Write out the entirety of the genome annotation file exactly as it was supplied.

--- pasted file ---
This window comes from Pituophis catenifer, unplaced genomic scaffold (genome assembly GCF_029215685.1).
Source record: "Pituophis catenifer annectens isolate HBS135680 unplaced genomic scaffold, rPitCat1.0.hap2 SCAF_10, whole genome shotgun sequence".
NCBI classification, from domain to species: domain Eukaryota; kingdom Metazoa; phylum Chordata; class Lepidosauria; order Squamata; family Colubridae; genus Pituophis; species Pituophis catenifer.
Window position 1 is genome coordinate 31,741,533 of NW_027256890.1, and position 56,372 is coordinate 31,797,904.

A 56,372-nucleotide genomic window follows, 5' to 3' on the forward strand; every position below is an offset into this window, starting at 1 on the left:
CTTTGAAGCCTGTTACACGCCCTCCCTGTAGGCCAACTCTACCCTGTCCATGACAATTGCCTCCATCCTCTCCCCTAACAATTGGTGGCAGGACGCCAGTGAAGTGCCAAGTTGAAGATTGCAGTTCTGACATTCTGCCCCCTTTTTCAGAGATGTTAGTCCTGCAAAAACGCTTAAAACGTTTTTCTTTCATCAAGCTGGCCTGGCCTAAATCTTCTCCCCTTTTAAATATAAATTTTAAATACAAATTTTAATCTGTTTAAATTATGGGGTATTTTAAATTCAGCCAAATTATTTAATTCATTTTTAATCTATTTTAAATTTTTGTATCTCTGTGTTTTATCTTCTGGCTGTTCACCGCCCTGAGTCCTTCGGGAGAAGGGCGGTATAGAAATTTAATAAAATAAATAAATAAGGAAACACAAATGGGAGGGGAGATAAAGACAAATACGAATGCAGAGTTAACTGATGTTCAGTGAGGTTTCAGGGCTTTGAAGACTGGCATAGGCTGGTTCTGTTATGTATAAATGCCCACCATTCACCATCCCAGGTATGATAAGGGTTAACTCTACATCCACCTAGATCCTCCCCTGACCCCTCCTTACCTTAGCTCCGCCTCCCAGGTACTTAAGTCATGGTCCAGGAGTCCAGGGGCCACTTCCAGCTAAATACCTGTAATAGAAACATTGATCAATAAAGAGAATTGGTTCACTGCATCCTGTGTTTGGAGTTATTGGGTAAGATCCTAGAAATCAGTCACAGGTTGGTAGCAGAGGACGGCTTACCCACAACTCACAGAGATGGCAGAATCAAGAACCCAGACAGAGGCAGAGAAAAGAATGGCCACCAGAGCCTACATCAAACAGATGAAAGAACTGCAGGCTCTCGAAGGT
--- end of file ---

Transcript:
This window comes from Pituophis catenifer, unplaced genomic scaffold (genome assembly GCF_029215685.1).
Source record: "Pituophis catenifer annectens isolate HBS135680 unplaced genomic scaffold, rPitCat1.0.hap2 SCAF_10, whole genome shotgun sequence".
NCBI classification, from domain to species: domain Eukaryota; kingdom Metazoa; phylum Chordata; class Lepidosauria; order Squamata; family Colubridae; genus Pituophis; species Pituophis catenifer.
Window position 1 is genome coordinate 31,741,533 of NW_027256890.1, and position 56,372 is coordinate 31,797,904.

A 56,372-nucleotide genomic window follows, 5' to 3' on the forward strand; every position below is an offset into this window, starting at 1 on the left:
CTTTGAAGCCTGTTACACGCCCTCCCTGTAGGCCAACTCTACCCTGTCCATGACAATTGCCTCCATCCTCTCCCCTAACAATTGGTGGCAGGACGCCAGTGAAGTGCCAAGTTGAAGATTGCAGTTCTGACATTCTGCCCCCTTTTTCAGAGATGTTAGTCCTGCAAAAACGCTTAAAACGTTTTTCTTTCATCAAGCTGGCCTGGCCTAAATCTTCTCCCCTTTTAAATATAAATTTTAAATACAAATTTTAATCTGTTTAAATTATGGGGTATTTTAAATTCAGCCAAATTATTTAATTCATTTTTAATCTATTTTAAATTTTTGTATCTCTGTGTTTTATCTTCTGGCTGTTCACCGCCCTGAGTCCTTCGGGAGAAGGGCGGTATAGAAATTTAATAAAATAAATAAATAAGGAAACACAAATGGGAGGGGAGATAAAGACAAATACGAATGCAGAGTTAACTGATGTTCAGTGAGGTTTCAGGGCTTTGAAGACTGGCATAGGCTGGTTCTGTTATGTATAAATGCCCACCATTCACCATCCCAGGTATGATAAGGGTTAACTCTACATCCACCTAGATCCTCCCCTGACCCCTCCTTACCTTAGCTCCGCCTCCCAGGTACTTAAGTCATGGTCCAGGAGTCCAGGGGCCACTTCCAGCTAAATACCTGTAATAGAAACATTGATCAATAAAGAGAATTGGTTCACTGCATCCTGTGTTTGGAGTTATTGGGTAAGATCCTAGAAATCAGTCACAGGTTGGTAGCAGAGGACGGCTTACCCACAACTCACAGAGATGGCAGAATCAAGAACCCAGACAGAGGCAGAGAAAAGAATGGCCACCAGAGCCTACATCAAACAGATGAAAGAACTGCAGGCTCTCGAAGGT